• Increases patient-doctor communication and flow of diagnostic and therapeutic information

• Enhances interpersonal understanding and trust

• Facilitates greater access to and timely use of appropriate healthcare services

• Creates opportunities for a more positive understanding of and compliance with both traditional biomedical practices and traditional cultural practices

Cultural competency improves the quality of the healthcare experience. Conversely, culturally-blind care can lead to less than optimal and possibly negative outcomes among diverse patient populations.  

The ultimate goal of optometric practice is to provide quality healthcare practices and achieve optimal eye and vision health for our patients. While we provide the best clinical care with the intention for quality in all cases, the impact of our unconscious actions may generate unintended consequences.

Cultural competence is a current day necessity for a quality response to traditional healthcare practices and to fostering patient-centered climates of respect and trust for the values, needs, and expectations of both the patient and the doctor.

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1. Lasker RD. Medicine & Public Health: The Power of Collaboration. Committee on Medicine & Public Health. New York, NY: The New York Academy of Medicine, 1997.

2. ORC/Macro. Identification of variables that influence access to eye care: final report. National Eye Institute, National Institutes of Health. July 28, 2005.

3. U.S. Census Bureau. U.S. Census Bureau projections show a slower growing, older, more diverse nation a half century from now. Available at: http://www.census.gov/newsroom/releases/archives/population/cb12-243.html. Accessed: 11/25/2014

4. American Public Health Association. Public health giants among us. Available at: http://www.aphaannualmeeting.blogspot.com/2014/11/public-health-giants-among-us.html. Accessed: 11/25/2014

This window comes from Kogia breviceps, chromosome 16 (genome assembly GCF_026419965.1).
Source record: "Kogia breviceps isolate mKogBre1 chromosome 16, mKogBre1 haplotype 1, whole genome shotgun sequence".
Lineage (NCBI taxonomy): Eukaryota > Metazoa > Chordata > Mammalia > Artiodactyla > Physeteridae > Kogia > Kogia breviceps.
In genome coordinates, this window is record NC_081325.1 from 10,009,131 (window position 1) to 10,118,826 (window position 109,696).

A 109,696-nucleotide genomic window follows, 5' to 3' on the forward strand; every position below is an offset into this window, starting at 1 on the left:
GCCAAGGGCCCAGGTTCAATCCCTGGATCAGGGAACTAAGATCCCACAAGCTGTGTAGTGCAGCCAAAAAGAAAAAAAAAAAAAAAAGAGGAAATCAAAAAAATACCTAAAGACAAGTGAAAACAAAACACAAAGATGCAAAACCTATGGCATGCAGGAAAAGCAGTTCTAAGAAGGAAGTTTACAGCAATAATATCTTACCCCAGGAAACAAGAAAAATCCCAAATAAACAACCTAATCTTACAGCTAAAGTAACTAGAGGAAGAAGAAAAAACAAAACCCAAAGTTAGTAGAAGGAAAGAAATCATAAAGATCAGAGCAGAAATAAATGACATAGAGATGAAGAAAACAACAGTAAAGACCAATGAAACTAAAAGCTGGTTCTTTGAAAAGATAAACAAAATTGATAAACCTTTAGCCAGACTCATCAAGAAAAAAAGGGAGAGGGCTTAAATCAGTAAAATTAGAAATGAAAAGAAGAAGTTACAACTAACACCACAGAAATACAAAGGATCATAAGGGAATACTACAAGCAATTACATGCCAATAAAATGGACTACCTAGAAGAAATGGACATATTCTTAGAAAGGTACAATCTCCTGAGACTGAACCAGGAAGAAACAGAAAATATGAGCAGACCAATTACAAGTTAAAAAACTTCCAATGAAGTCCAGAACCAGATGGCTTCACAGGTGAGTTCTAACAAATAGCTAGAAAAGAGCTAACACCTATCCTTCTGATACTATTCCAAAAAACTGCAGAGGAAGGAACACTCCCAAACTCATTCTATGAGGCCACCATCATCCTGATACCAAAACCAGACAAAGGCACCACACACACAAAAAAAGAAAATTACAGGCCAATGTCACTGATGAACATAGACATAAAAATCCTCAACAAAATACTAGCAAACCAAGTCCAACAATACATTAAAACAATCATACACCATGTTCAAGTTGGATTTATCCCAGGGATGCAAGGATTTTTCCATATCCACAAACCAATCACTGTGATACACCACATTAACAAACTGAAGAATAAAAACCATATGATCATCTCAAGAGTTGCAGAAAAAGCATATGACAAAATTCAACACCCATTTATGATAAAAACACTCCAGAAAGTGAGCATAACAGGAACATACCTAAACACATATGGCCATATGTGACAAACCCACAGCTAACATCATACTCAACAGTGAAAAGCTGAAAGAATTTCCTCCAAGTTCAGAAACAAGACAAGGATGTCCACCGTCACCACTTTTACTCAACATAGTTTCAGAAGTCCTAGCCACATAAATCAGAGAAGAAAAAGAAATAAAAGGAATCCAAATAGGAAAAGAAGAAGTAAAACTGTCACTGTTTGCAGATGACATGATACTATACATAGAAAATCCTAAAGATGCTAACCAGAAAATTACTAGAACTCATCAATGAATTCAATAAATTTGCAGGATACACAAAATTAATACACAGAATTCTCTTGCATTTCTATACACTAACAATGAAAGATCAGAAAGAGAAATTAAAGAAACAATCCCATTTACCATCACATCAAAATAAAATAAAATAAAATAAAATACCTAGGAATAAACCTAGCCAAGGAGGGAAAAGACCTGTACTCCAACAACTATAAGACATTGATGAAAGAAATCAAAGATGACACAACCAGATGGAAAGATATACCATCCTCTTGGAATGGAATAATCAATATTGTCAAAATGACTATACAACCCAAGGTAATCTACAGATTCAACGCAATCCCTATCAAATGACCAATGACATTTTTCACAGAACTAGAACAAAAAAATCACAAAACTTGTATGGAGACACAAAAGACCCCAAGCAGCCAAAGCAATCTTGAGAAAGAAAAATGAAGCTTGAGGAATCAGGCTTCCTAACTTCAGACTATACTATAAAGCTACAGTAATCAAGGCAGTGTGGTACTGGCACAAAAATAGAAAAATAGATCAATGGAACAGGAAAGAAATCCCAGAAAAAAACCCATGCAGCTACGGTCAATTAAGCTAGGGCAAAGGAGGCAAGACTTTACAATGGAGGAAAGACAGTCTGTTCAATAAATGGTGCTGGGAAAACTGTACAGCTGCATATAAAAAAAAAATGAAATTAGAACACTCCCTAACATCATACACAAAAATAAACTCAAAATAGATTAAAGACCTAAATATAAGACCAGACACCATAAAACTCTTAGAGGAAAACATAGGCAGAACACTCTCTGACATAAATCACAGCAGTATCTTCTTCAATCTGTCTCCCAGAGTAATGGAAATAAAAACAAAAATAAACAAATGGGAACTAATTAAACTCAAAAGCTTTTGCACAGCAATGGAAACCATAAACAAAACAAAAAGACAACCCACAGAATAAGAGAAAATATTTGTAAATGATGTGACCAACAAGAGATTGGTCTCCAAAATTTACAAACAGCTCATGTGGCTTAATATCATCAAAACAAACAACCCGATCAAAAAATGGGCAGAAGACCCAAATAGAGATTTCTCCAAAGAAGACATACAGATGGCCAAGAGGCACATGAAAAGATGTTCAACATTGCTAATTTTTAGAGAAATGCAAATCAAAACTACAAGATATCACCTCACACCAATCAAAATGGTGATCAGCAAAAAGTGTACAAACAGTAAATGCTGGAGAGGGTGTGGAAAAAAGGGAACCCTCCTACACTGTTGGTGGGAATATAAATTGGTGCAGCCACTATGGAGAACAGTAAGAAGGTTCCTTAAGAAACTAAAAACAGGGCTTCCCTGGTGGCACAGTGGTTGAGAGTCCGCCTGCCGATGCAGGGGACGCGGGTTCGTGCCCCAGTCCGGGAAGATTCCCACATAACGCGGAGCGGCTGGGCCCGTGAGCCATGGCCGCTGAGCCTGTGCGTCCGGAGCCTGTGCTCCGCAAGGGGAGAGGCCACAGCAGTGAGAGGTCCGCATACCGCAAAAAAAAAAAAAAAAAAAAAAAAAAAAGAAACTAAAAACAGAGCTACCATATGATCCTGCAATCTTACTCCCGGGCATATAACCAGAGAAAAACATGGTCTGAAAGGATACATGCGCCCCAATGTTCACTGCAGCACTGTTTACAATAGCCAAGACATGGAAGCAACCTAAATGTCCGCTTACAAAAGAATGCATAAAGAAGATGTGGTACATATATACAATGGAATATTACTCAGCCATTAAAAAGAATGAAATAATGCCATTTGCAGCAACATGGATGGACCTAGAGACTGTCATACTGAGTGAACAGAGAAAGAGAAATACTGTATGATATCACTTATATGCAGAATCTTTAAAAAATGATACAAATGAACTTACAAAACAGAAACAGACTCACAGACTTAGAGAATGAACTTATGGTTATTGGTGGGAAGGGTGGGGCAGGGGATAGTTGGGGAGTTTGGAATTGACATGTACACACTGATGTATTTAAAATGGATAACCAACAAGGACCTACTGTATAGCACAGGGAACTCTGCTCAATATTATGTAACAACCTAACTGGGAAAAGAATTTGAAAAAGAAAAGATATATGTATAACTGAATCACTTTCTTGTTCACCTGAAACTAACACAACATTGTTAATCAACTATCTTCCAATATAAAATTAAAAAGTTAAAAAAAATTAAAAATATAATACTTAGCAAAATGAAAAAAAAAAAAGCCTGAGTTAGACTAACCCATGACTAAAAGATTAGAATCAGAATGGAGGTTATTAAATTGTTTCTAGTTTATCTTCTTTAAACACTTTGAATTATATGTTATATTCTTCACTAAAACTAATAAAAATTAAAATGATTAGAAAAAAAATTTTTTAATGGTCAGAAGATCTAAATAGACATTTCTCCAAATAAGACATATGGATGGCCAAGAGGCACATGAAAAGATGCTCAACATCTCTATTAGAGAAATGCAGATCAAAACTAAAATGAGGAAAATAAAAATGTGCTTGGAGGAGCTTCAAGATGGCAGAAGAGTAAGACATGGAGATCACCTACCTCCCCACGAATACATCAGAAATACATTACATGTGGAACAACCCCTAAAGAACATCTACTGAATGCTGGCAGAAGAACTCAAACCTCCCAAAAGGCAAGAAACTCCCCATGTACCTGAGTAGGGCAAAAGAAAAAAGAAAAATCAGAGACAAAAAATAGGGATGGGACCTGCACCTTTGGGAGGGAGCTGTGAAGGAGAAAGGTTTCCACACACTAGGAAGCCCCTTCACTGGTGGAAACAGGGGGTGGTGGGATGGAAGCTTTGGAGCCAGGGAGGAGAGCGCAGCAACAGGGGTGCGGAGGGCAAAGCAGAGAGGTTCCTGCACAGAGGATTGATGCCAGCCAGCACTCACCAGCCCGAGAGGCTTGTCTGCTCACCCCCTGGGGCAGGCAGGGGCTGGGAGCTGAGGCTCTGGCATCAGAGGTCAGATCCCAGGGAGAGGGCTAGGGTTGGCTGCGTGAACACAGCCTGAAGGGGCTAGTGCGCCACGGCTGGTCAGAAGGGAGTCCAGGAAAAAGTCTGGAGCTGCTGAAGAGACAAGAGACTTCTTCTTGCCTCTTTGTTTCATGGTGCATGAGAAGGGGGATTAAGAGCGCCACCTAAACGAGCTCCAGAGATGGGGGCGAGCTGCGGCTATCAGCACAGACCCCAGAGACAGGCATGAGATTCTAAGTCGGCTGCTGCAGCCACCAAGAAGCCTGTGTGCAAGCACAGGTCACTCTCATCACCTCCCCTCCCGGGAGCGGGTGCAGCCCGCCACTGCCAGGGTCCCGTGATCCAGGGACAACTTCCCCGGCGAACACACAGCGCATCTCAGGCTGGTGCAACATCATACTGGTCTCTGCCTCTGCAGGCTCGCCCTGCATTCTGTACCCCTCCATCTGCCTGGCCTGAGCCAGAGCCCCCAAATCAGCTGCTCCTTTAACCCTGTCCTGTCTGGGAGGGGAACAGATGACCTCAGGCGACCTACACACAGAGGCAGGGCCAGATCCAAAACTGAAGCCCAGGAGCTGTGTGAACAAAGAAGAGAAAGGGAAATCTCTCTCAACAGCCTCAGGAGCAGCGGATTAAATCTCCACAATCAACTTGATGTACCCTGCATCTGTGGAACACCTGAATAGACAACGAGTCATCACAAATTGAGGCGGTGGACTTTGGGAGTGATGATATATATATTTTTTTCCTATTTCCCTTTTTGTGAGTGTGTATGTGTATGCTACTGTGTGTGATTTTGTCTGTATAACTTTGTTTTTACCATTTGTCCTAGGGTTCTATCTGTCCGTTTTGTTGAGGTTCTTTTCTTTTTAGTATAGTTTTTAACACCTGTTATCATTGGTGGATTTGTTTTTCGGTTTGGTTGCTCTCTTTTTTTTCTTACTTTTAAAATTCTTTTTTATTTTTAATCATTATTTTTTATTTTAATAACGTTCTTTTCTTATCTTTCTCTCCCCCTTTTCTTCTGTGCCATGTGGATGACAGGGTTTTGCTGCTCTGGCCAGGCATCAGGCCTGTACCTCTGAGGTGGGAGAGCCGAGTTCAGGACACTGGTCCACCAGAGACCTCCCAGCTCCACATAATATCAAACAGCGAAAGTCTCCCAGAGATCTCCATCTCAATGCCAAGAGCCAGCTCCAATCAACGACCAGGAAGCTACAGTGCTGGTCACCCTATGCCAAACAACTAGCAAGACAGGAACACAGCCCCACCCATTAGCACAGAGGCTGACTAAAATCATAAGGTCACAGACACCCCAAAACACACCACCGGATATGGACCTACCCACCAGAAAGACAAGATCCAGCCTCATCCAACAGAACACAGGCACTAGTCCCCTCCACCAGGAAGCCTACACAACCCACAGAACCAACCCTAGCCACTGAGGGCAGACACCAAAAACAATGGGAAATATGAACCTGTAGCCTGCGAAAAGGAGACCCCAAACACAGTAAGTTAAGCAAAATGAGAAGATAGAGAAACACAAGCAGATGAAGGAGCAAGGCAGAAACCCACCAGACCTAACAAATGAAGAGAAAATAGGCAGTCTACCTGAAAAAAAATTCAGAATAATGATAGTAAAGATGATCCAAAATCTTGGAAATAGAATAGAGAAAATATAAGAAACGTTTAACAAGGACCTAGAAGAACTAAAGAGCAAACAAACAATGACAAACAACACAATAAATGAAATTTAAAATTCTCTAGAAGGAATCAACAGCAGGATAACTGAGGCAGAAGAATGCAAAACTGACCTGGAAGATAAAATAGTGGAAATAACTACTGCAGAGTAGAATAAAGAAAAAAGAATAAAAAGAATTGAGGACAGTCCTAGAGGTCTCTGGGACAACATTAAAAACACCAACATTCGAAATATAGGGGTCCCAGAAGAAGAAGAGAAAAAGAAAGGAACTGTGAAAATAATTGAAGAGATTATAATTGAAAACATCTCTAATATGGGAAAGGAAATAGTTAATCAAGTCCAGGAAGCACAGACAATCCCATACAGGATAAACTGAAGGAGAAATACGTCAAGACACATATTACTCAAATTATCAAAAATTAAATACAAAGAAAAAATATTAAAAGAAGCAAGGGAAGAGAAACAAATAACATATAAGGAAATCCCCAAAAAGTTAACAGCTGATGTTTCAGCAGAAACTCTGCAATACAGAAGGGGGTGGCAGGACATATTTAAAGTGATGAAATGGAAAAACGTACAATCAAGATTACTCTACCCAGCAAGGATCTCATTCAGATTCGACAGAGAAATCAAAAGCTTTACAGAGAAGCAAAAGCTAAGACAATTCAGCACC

4. Ryan C. Language use in the United States: 2011. U.S. Census Bureau, August 2013. Available at: http://www.census.gov/prod/2013pubs/acs-22.pdf. Accessed: 11/25/2014.

5. Like RC, Steiner RP, Rubel AJ. STFM core curriculum guidelines: recommended core curriculum guidelines on culturally sensitive and competent health care. Fam Med. 1996 Apr;28(4):291-7.

6. American Optometric Association. Optometry 2020 Summit. 2007.

7. Cross TL, Bazron BJ, Dennis KW, et al. Towards a Culturally Competent System of Care: A Monograph on Effective Services for Minority Children Who Are Severely Emotionally Disturbed. Washington, DC: Georgetown University Child Development Center, 1989.

8. Campinha-Bacote, J. Many faces: addressing diversity in health care. Online J Issues Nurs. 2003;8(1):3.

9. Mutha S, Allen C, Welch M. Toward Culturally Competent Care: A Toolbox for Teaching Communication Strategies. San Francisco, CA: Center for the Health Professions, University of California, San Francisco, 2002.

10 Online survey among a nationally representative sample of 241 eye care professionals conducted by Jobson Optical Research on behalf of Transitions Optical, Inc. March 2014.